To add even further convolutions to our polar graphs, we can multiply the angle z by a factor, say d, and I have made provision in the program to do just that.
A couple of things that microcomputers do not like when it comes to calculating the value of functions are division by zero and very large numbers. In the program I have tried to circumvent Arnold's protests by the use of a number of statements to which the program is diverted by ON ERROR GOTO. If you have the misfortune to discover a circumstance I missed, add another suitable statement after line 2350 and let us all know what was required, please!
There is one "bug" in the program. In graphs of functions like l/xA2 the graph disappears into the wild blue yonder and then re-emerges almost directly opposite. What is happening, of course, is that division by zero is approached, giving the function a value too large to be plotted. After the point of division by zero is passed, the value of the expression, whilst still large, becomes opposite in sign. The vertical line at the point of division by zero, which the graph approaches but never touches within a finite distance, is called an asymptote and Arnold cheerfully draws it in, if you use the D option. In any one graph, it is quite easy to write a statement to prevent this. For example:
175 IF abs(v)>=250 THEN PLOT u,v, 1 :goto 200
will prevent it happening in equation 1. However, the dysfunctional consequence (I spent years studying the jargon - I've got to use it on someone!) is that other graphs will be interfered with. If anyone comes up with a general expression that appears to work in all cases, please let me know! Of course the "if" statement in line 175 could be altered so that it only applies to equation 1, but what happens then if I make equation 5: l/(x^3-l>? HOW IT WORKS Listing 1 is a loader screen, which not only gives you something to look at while the main program (listing 2) is loading, but also shows off just a couple of the CPC464's graphic features. These are the ability to change the colours on the screen and the ability to mix text and graphics by printing text at the graphic cursor position. LINES 250-310: Initialise the screen setting all four inks to black and defining the windows used. LINES 350-390: Set the transparent mode and origin for the text "plotting". LINES 40-170: Complete the screen and turn off the transparent mode. LINE 210: Loads and runs the main program. Main Program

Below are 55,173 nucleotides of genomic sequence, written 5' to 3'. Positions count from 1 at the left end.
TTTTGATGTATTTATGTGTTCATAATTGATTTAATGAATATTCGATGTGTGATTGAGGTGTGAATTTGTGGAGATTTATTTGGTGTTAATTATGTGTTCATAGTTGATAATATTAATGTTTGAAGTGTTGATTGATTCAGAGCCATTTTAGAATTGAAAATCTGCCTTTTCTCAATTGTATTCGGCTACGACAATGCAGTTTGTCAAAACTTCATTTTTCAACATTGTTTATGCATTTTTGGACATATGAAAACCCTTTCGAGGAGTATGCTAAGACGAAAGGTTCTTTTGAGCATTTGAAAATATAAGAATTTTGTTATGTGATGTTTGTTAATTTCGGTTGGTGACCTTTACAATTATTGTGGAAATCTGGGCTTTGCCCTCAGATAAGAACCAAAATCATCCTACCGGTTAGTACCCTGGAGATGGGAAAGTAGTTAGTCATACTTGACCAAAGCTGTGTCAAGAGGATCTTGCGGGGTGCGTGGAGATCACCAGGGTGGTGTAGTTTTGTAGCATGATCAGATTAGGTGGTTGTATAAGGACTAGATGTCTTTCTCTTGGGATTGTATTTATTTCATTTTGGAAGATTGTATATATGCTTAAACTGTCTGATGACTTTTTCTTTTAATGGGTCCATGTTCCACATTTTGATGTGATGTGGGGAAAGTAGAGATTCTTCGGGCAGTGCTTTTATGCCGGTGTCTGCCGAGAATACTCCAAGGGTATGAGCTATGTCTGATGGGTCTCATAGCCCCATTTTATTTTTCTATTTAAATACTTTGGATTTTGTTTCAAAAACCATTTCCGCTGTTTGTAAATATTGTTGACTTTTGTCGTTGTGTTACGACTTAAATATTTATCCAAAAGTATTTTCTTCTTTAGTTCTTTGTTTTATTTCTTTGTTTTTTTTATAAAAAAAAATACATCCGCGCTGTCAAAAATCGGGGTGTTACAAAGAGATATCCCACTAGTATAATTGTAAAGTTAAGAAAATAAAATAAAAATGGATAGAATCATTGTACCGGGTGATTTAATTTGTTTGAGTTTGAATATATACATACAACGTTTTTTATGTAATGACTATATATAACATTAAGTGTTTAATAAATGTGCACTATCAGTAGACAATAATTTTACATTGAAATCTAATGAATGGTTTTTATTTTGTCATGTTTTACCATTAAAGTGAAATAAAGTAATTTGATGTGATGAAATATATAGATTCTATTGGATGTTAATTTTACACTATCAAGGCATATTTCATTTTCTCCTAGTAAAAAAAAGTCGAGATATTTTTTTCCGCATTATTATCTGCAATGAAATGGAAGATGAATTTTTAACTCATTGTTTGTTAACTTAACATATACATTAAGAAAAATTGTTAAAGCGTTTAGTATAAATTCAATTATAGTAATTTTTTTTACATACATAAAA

LINES 2310-2340: Error handling. LINE 60: Call &BB4E initialises the text VDU in the same way as a "cold start". This clears the loader screen when first encountered and the graph drawing screen when you elect to have "Another Go" (line 1590 on). Call &BB03 resets and clears the keyboard buffer.
LINES 1700-1730: Initialise the first screen, setting paper and pen to blue and assigning values to key variables. LINES 1770-1960: The first screen displays a brief explanation of the program and invites the user to choose mode and type of graph. Note line 1960, which ensures that the keyboard buffer is clear before proceeding, could be replaced with call &BB03. LINE 80: Branches to the information screen for the chosen type of graph. LINES 590-770: The second screen lists the 8 graphs which can be plotted. If amending the program to include your own choice of functions, substitute your choice for one of the 8. LINES 780-790: These subroutines enable the user to select one of the functions, assess the appropriate scale for the screen plot, plot the graph and finally invite the user to have another go.